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I kind of what to put money on Carly Fiorina being a ticking time bomb. The absurd Planned Parenthood lie is in keeping with character for her. Her major accomplishment was being a terrible CEO and no one will hire her. She's been trying and failing to get into politics for years.

If she gets enough pressure put on her, she'll crack, hard, and her lies will spin out of control.

That's my call, anyway.

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NobleHunter
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Time for the anyone-but-Bush parade? Unfortunately for Bush, Trump changes the dynamic so we might not get a repeat of last time.
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JanitorBlade
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I would prefer Mitt Romney far and away from all of these candidates. At least he has actual accomplishments instead of repeated failures *and* confusing viewpoints.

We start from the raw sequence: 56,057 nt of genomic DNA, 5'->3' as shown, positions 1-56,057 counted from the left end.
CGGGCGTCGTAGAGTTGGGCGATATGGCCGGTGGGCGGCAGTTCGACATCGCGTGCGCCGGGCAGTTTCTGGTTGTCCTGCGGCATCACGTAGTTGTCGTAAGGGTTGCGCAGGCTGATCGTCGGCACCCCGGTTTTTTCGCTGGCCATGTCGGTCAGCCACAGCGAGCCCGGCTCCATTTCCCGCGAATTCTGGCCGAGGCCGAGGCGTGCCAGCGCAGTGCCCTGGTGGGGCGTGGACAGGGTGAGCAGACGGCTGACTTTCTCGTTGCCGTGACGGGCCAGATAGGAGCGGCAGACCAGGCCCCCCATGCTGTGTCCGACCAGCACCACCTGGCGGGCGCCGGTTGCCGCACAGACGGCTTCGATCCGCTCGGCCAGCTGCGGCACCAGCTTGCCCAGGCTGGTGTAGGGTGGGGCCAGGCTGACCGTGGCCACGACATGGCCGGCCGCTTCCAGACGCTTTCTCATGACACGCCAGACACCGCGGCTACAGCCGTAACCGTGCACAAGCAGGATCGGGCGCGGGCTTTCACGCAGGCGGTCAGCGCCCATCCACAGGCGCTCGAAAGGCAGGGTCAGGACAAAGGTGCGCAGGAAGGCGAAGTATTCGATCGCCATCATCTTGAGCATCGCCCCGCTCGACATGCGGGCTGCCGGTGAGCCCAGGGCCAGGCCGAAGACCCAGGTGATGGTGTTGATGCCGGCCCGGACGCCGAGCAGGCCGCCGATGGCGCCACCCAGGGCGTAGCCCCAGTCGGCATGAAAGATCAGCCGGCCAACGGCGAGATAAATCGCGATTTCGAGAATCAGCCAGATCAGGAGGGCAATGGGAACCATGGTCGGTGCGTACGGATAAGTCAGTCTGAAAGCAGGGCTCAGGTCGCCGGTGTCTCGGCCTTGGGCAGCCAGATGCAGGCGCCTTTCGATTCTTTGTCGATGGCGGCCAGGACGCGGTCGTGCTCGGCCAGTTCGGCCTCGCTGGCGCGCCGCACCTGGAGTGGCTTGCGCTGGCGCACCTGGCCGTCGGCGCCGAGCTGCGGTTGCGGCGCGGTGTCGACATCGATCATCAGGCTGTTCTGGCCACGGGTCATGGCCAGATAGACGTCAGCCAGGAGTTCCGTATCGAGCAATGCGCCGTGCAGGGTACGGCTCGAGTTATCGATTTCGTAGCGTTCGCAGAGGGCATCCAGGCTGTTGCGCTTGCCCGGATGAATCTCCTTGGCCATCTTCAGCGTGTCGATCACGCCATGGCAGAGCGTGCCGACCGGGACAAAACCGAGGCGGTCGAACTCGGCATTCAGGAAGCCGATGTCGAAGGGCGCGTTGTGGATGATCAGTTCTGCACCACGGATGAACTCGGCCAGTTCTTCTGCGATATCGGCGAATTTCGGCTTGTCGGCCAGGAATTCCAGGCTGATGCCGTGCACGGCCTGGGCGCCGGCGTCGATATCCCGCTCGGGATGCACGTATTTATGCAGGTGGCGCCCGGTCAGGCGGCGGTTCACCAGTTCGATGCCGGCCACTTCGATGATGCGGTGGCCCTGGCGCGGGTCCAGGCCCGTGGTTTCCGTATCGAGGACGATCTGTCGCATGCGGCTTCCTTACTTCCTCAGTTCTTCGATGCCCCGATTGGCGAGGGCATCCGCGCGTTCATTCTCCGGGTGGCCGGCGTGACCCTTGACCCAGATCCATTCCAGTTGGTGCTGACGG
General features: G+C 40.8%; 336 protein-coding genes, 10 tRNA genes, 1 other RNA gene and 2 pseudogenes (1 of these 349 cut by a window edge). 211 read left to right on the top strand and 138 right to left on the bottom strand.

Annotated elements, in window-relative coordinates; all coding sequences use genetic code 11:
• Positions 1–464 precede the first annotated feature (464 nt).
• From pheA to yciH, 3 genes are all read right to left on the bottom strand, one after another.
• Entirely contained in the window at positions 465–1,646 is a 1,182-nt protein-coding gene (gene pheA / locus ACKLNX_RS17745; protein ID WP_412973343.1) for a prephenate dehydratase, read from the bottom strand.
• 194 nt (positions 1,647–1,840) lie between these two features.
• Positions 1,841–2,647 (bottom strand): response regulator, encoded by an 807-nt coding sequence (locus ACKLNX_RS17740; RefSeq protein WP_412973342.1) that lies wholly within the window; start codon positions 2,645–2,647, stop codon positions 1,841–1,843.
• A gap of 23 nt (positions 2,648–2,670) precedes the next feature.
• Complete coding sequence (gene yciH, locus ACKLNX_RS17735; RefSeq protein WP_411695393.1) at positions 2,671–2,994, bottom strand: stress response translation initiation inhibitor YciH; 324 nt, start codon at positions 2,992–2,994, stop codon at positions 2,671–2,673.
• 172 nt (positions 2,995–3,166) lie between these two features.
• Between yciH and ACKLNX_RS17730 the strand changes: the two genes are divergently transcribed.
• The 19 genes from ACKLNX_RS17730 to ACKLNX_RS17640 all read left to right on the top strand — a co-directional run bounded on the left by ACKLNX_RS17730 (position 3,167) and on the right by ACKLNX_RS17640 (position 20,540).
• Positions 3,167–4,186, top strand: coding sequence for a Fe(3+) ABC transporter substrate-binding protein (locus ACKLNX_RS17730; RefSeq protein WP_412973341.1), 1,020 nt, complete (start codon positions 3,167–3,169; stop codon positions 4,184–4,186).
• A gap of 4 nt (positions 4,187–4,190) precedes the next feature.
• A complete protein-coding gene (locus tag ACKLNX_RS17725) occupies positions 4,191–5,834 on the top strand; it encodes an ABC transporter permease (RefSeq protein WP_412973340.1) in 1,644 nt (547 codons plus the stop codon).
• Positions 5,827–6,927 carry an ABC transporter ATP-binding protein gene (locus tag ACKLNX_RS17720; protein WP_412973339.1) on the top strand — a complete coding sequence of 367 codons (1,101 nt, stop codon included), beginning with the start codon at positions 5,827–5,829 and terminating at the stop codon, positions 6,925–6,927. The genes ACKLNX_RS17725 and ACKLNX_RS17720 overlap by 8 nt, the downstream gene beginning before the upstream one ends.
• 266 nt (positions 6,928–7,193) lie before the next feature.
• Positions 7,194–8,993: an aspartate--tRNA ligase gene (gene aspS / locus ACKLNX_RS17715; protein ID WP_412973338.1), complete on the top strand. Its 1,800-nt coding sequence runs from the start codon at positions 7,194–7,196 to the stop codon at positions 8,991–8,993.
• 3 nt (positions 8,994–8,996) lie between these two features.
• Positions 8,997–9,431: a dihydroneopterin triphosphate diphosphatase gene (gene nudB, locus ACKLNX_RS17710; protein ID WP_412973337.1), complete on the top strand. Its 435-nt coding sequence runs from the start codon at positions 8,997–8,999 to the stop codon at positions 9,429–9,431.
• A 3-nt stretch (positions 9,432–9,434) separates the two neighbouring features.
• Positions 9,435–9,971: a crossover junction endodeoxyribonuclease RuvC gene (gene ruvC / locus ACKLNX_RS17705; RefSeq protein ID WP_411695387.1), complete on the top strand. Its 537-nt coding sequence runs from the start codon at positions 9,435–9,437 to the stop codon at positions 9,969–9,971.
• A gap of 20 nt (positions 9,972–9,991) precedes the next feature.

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Wingracer
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I'm with you there. I don't like Romney but I would take him over all these clowns any day. And this is coming from someone who in the past almost always voted republican.
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MrSquicky
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Talking about Romney reminded me of Paul Ryan. I was not a big fan of his in 2012, but, despite that, I think the primary would be very different were he in it.

So I went looking and found this. If the messages in that are actually genuine (and one the biggest problems - second only to the terribleness of his ideas - I had with Ryan was his propensity for lying), it's one of the best things I've seen come from a Republican with core support in a while. What do people think?